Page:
Abstract

Abstract 3488

Poster Board III-425

Neutralizing inhibitor formation occurs in up to 20-30% of patients with severe factor VIII deficiency, leading to significantly increased morbidity in affected individuals. It has been well-established that patients of African descent have a higher prevalence of inhibitor development. [Oldenburg, J et al. Semin Hematol, 2004] The Hispanic population also has been assumed to have an increase in inhibitor development when compared with Caucasians. The study presented here is the first to definitively demonstrate an increased prevalence of inhibitors in the Hispanic population. We compared inhibitor prevalence among various racial and ethnic groups in a cross-sectional analysis of 6198 males with severe hemophilia A that participated in the Universal Data Collection project sponsored by the Centers for Disease Control and Prevention. We used logistic regression analysis to control for potential confounding variables including age, insurance type (as a proxy for access to care and socio-economic status), age at first bleed, age at diagnosis and use of prophylaxis. The included table shows those variables that were determined to be independently predictive of inhibitors. We assigned Mexican derivation to participants who labeled themselves as Hispanic and who were born either in Mexico, in states bordering Mexico or in states with large Mexican populations as established by Census data. The prevalence of high titer inhibitors in the Mexican-Hispanic population was 26.3% compared to 16.4% for Caucasian patients [OR 1.5, 95% CI 1.1, 1.9], and 26.8% for African-Americans. The underlying cause of increased inhibitor prevalence in these populations is still unknown, though a recent study in African-Americans demonstrated wild-type factors unique from commercially available product. [Viel KR, et al. Inhibitor of Factor VIII in Black Patients with Hemophilia. N Engl J Med, 2009] Further investigation of this phenomenon in the Mexican-Hispanic population, as well as the potential impact of differing immune responses, is warranted.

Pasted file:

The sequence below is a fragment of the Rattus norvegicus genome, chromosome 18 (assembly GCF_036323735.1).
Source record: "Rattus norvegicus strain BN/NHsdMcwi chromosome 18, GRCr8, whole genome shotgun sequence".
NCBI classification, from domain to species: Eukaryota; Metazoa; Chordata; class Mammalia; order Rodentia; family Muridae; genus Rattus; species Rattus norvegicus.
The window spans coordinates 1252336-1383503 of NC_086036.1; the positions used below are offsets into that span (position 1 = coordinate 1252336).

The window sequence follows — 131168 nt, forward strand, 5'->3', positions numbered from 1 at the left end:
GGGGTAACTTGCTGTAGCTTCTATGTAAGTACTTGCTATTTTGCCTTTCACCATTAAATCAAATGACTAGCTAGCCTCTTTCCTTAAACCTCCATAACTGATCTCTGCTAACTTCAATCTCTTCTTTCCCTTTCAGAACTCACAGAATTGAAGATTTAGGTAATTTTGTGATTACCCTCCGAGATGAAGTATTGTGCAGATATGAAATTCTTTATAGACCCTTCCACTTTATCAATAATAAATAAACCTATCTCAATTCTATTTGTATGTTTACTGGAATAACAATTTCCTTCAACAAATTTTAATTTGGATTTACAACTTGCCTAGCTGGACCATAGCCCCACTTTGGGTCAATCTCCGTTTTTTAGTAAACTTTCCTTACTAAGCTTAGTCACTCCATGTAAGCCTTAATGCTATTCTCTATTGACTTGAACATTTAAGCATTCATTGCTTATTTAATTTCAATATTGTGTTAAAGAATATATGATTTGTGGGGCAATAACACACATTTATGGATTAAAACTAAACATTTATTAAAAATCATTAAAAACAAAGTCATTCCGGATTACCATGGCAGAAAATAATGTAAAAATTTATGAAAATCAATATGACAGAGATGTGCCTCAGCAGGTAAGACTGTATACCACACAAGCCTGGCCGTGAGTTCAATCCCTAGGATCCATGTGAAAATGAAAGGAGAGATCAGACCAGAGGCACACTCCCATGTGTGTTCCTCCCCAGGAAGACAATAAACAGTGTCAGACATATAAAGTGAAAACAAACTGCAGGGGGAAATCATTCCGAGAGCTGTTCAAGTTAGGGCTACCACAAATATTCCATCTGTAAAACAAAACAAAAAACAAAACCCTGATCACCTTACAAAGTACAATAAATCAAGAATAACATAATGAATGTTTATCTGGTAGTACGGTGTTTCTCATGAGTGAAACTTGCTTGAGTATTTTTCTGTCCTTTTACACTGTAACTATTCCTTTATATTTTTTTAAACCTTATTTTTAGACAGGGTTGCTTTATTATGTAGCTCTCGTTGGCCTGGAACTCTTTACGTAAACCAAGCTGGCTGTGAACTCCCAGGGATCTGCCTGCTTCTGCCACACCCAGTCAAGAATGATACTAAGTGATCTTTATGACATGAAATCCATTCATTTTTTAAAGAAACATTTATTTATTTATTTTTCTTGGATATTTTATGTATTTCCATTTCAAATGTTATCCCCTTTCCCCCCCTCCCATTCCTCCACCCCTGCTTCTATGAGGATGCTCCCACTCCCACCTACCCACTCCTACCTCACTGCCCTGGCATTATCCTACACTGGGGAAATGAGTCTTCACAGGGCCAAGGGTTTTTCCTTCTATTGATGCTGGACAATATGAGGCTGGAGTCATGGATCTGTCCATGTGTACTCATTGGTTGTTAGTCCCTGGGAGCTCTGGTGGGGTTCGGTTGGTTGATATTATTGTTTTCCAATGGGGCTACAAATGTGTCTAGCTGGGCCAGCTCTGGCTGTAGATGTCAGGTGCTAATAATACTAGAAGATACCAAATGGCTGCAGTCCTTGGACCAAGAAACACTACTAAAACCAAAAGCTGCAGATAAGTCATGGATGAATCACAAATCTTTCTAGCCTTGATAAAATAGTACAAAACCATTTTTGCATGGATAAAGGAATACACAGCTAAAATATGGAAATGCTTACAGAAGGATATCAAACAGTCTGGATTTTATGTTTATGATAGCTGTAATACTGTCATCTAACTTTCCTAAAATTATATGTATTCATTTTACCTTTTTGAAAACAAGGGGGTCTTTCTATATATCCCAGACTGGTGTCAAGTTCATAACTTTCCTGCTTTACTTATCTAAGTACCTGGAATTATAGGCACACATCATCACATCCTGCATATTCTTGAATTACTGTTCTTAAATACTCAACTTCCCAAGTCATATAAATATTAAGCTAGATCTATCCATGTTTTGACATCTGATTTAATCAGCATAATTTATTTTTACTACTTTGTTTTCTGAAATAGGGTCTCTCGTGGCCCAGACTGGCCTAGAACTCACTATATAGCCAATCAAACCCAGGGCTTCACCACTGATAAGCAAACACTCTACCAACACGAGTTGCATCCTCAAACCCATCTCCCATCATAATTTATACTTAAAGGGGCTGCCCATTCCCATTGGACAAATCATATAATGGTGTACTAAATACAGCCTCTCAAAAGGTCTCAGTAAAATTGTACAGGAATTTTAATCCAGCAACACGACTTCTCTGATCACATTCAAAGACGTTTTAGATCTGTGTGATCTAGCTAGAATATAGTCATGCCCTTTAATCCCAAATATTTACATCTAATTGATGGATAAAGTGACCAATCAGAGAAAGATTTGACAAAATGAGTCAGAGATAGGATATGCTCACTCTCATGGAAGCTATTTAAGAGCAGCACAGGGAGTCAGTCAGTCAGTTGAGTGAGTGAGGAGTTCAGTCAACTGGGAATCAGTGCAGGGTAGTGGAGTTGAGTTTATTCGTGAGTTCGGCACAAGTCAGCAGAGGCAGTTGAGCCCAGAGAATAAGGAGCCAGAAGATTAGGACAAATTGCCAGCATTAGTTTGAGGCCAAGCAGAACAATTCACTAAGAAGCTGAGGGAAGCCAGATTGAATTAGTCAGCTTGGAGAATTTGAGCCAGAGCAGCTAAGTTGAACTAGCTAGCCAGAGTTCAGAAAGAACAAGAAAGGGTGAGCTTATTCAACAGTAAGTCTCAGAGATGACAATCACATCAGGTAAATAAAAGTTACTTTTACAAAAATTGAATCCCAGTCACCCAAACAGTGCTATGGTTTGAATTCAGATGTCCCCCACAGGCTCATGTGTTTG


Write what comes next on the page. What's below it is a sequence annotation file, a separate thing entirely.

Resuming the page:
Multivariate analysis of ethnicity and other variables found to be independently predictive of a prevalent inhibitor

Characteristic Odds Ratio 95% CI 
Race/Ethnicity   
African-American 1.5 1.2 - 1.9 
Mexican Hispanic 1.5 1.1 - 1.9 
Hispanic 1.2 0.9 - 1.7 
Other 1.2 0.9 - 1.6 
White Ref  
Age* (years)   
<2 4.2 3.0 - 5.9 
2-5 6.4 5.1 - 8.0 
6-10 2.8 2.2 - 3.5 
11-18 1.7 1.4 – 2.1 
>18 Ref  
Insurance type   
Medicare 1.8 1.4 - 2.3 
Medicaid 1.3 1.1 - 1.5 
State program 1.1 0.6 - 1.9 
TRICARE 1.0 0.4 - 2.1 
Other 0.8 0.6 - 1.2 
Uninsured 1.6 1.0 - 2.4 
Commercial Ref  
Prophylaxis   
Yes 0.6 0.5 - 0.7 
No Ref  
Characteristic Odds Ratio 95% CI 
Race/Ethnicity   
African-American 1.5 1.2 - 1.9 
Mexican Hispanic 1.5 1.1 - 1.9 
Hispanic 1.2 0.9 - 1.7 
Other 1.2 0.9 - 1.6 
White Ref  
Age* (years)   
<2 4.2 3.0 - 5.9 
2-5 6.4 5.1 - 8.0 
6-10 2.8 2.2 - 3.5 
11-18 1.7 1.4 – 2.1 
>18 Ref  
Insurance type   
Medicare 1.8 1.4 - 2.3 
Medicaid 1.3 1.1 - 1.5 
State program 1.1 0.6 - 1.9 
TRICARE 1.0 0.4 - 2.1 
Other 0.8 0.6 - 1.2 
Uninsured 1.6 1.0 - 2.4 
Commercial Ref  
Prophylaxis   
Yes 0.6 0.5 - 0.7 
No Ref  
*

Age with inhibitor or last UDC visit if no inhibitor

The authors wish to acknowledge the contributions of the Hemophilia Treatment Center Network Investigators in the completion of this study.

Disclosures:

No relevant conflicts of interest to declare.

Author notes

*

Asterisk with author names denotes non-ASH members.